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Back-to-school shopping: Tips for saving money this year

Families are expected to spend $687.72 per child

Families are expected to spend $687.72 per child this school year, according to the National Retail Federation. Photo Credit: Getty Images / Joe Scarnici

Back-to-school shopping used to be all about pens, pencils, notebooks and finding that perfect lunchbox.

But now parents and students are filling their shopping carts with everything from cleaning supplies and paper goods to ear buds and reams of copy paper to bring into the classroom.

As lists have gotten longer and more complex, back-to-school shopping has become big business. According to the National Retail Federation, families with elementary through high school students expect to spend on average $687.72 for each child — adding up to a whopping $29.5 billion.

In New York City, many kids leave school in June with report cards, summer assignments and a long list of supplies they need for September.

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THERE IS STILL TIME TO SHOP

Is your back-to-school list still sitting on your refrigerator? Don’t panic. Large stores such as Target and Walmart still have hefty back-to-school displays, while smaller chain drugstores such as Rite-Aid and Walgreens are featuring special sales and other promotions to get you in their doors.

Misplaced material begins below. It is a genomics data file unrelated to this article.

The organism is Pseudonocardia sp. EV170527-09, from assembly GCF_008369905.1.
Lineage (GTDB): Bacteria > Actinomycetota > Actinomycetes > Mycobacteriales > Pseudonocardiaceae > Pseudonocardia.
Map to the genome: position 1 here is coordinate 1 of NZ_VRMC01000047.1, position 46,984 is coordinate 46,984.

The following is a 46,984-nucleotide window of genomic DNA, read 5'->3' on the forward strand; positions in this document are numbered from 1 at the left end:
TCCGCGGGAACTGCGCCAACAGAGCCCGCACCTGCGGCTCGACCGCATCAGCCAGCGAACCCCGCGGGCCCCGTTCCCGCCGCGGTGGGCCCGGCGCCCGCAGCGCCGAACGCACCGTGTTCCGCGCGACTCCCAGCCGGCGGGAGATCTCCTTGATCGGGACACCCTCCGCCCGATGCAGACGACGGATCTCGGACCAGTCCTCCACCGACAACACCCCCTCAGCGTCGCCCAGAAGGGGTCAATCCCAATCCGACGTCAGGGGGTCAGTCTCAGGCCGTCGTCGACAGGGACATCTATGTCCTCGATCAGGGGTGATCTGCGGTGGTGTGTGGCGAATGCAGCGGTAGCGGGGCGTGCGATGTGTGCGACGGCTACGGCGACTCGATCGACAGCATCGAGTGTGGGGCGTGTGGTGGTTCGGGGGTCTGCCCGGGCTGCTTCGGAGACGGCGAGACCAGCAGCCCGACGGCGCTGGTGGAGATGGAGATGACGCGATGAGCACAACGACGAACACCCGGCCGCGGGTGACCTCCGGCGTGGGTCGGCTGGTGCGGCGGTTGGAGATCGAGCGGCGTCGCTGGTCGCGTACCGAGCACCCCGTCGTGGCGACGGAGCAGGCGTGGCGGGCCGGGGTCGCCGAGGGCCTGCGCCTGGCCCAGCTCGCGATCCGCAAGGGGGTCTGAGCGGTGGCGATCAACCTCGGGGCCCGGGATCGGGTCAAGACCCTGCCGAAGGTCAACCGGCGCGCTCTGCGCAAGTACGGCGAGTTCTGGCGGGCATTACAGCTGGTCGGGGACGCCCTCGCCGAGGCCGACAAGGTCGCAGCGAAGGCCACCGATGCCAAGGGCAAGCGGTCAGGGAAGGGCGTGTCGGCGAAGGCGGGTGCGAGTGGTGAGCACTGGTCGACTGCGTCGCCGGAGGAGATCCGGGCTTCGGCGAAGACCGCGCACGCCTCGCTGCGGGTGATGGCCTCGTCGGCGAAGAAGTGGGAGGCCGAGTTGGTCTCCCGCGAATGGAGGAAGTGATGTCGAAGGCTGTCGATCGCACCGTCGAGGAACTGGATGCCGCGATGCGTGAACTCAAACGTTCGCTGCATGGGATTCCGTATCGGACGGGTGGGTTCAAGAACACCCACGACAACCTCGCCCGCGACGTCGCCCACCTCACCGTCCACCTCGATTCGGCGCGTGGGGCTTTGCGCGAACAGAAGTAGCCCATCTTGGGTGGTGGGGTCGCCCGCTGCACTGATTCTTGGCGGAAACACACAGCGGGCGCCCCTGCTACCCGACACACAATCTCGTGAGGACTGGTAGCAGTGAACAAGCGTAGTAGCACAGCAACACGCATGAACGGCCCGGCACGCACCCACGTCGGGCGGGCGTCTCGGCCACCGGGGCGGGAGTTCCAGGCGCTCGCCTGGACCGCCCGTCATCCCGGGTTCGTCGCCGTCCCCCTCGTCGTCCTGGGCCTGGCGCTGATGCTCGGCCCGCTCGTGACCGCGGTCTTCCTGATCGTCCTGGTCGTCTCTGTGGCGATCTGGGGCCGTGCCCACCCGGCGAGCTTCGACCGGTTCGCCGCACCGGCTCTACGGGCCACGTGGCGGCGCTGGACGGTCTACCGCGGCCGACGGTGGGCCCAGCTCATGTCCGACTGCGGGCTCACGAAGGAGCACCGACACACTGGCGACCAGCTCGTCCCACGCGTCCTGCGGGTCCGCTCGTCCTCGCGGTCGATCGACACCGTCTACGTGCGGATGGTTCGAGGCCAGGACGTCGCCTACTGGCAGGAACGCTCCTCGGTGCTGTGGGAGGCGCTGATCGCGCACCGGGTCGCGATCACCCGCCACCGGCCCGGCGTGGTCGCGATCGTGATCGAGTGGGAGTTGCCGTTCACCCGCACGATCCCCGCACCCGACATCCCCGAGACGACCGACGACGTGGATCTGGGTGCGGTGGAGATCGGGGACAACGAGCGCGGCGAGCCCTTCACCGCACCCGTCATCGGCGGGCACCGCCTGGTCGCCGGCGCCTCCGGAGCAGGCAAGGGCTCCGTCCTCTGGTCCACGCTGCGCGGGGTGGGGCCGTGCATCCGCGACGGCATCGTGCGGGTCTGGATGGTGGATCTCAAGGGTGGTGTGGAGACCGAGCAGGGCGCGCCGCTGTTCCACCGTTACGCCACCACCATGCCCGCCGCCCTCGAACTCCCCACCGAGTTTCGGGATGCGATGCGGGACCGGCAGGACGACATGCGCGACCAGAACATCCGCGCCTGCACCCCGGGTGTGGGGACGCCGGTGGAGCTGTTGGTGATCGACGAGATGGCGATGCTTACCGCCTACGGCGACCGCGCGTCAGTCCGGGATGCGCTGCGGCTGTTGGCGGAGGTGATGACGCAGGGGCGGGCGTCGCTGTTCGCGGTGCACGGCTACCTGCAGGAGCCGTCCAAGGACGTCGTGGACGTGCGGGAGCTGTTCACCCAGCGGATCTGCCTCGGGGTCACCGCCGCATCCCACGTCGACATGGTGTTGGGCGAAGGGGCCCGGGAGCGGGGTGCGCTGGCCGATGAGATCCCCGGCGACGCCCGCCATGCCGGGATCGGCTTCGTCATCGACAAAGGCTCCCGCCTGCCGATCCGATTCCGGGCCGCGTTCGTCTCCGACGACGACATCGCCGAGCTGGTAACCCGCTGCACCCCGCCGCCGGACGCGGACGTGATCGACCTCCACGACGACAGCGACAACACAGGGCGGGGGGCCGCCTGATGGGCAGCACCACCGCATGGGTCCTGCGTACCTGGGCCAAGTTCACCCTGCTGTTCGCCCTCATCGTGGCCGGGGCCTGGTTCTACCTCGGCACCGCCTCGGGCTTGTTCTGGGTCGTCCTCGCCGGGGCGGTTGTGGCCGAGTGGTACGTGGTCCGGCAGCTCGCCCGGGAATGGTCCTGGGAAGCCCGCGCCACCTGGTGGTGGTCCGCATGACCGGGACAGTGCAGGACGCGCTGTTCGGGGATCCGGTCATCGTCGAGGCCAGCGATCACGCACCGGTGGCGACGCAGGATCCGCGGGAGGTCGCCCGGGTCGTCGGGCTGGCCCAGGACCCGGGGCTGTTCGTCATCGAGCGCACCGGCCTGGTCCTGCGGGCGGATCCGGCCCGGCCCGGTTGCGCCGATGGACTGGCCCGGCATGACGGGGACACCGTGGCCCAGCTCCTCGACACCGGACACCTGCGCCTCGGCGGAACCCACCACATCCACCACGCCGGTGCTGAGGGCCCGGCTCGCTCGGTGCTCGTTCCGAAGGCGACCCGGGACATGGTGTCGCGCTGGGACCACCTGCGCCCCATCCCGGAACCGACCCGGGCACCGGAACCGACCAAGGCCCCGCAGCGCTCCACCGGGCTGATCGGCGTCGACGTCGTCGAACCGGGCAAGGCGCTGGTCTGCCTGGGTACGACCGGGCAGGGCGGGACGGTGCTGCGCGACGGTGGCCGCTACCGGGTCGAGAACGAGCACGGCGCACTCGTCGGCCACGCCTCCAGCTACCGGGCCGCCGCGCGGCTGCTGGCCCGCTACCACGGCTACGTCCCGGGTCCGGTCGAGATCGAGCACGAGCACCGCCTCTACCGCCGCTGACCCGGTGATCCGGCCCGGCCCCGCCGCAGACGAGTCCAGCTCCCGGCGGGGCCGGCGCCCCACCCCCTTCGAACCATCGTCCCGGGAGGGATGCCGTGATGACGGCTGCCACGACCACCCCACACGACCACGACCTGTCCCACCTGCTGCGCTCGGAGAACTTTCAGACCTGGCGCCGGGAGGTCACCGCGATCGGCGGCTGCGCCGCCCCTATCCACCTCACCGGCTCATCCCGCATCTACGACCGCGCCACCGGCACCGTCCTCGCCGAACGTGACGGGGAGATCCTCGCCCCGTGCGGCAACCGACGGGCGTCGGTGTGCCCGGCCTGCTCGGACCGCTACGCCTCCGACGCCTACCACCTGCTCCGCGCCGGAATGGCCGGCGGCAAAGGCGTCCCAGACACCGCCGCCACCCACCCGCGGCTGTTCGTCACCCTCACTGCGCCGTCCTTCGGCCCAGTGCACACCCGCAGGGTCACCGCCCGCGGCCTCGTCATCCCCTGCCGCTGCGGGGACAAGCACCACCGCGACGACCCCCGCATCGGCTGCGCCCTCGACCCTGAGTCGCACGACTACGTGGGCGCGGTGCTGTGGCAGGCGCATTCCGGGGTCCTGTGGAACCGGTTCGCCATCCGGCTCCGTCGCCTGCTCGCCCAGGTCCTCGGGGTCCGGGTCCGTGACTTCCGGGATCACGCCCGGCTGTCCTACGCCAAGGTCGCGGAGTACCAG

And you’re not alone: NRF’s annual back-to-school survey found that more parents are taking longer to finish school shopping, with the average family with children in grades K-12 completing 45 percent of their shopping by early August, the lowest percentage since 2012.

“Many kids are already getting on the bus and millions more will be back in class in another week or two, so anybody who hasn’t finished shopping by now is cutting it close,” NRF President and CEO Matthew Shay said. “Retailers have some great bargains to offer, but parents better take advantage of them before the school bell rings.”

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TIPS FOR SHOPPING AND SAVING

Before you head out to the store, do your own inventory. Many class lists include items you probably bought last year that are still in good shape — pencil case, scissors, rulers, etc. Chances are at least a few of those eight composition books you bought in September 2016 were barely used.

If you have the time (and energy), comparison shop. The dollar store where every single item is $1 may not always be the best buy when other stores feature notebooks and file folders for half that price.

Have fun! Most kids love the chance to pick out new pencils and supplies for the year. Let them page through store circulars to see who has the hot sales.

But don’t put off shopping for too long. There’s no sadder sight the day before school than empty shelves at your favorite store.

And while you know Staples will probably have most of what you need, do you really want to wait in line with every other procrastinator?

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